North Iceland

  • Auf dem Weg aus dem Dyngjufelldalur zeigt sich das Wetter mal wieder von seiner besten Seite
  • Strong Aurora Borealis during dawn.
  • Ice foes on Lake Mývatn on a cold winter day sunrise.
  • River outlet of Lake Mývatn.
  • A hidden beach in north Iceland.
  • A river valley in north Iceland.
  • A hidden beach in north Iceland.
  • Aurora Borealis close to Mývatn.
  • Im Rückblick taucht die Askja nur gelegentlich aus den Staubwolken auf, die aus dem Schwemmland rüber ziehen
  • The sky almost explodes from light.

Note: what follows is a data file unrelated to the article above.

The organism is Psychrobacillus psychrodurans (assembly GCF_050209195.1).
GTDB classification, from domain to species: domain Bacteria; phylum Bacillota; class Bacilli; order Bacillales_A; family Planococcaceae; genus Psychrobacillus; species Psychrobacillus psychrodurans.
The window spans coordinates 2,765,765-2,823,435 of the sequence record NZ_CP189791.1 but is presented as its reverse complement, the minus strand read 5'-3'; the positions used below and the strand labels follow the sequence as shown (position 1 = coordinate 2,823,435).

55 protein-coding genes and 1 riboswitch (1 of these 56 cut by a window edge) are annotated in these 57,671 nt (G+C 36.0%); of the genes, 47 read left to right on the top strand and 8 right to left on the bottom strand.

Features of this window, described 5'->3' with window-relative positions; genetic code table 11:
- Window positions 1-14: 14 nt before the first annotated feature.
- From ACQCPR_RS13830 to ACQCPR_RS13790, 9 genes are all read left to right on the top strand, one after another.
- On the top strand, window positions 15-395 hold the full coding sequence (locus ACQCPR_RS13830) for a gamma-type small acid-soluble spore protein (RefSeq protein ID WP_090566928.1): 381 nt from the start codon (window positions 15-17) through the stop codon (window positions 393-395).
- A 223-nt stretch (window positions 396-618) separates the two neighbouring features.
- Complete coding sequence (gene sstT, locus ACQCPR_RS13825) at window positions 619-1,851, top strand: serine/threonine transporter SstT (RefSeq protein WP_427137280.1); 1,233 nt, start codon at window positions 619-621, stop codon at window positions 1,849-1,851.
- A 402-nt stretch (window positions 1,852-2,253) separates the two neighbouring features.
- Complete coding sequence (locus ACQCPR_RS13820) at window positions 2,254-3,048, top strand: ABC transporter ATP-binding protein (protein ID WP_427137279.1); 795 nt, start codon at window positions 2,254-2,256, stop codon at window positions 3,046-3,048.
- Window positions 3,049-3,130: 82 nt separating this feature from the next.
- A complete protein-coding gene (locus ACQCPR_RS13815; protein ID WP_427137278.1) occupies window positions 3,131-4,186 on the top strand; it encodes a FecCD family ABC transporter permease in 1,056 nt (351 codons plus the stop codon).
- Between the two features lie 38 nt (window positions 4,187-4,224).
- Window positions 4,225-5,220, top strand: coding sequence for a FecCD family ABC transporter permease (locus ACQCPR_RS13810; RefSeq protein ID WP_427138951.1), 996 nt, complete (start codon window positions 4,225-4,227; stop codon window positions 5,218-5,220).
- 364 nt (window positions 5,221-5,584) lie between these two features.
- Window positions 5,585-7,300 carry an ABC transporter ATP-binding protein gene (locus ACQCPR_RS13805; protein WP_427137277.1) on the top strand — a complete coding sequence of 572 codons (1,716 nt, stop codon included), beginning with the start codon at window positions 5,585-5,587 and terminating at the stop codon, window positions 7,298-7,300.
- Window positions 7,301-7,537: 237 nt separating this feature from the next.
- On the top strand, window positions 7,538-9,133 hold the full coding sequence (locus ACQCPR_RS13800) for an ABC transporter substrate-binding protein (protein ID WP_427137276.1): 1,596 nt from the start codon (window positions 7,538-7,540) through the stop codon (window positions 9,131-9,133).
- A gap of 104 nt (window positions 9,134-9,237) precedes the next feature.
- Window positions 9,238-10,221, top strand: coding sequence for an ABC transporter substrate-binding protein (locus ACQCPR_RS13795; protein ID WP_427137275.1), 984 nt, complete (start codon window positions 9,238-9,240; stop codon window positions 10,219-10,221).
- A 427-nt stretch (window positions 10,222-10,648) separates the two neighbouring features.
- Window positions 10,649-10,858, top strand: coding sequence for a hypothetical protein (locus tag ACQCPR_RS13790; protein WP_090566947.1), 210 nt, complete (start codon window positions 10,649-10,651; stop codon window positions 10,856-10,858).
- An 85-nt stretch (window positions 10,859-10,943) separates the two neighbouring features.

North Iceland is a remote and quiet place. Especially during winter. Only few people turn up here during the dark days as the weather is usually colder and harsher up here compared to the rather mild south coast. It’s quite a distance from Reykjavík and it will take you almost a day until you reach one of the most fascinating places on the island. Lake Mývatn is unique. A shallow lake, in summertime a bird’s paradise, surrounded by bizarre lava formations like Dimmuborgir. Hverfjall is an enormous crater right in the neighbourhood and offers a tremendous view upon the lake. And only a few kilometers away you can marvel at one of the youngest lava fields in Iceland at the Krafla volcano. Driving along the ringroad, you’ll come across almost infinate plateaus as well as some of the most astonishing waterfalls like Goðafoss or Dettifoss. Close to Akureyri, Iceland’s second largest town, the spectacular mountains of Öxnadalsheiði rise up to more than 1500m above sea level on the peninsula of Tröllaskagi. It is a montain ridge carved out deeply by the glaciers of the last ice age, the remnants of which can still be observed in countless little glaciers all over the place.

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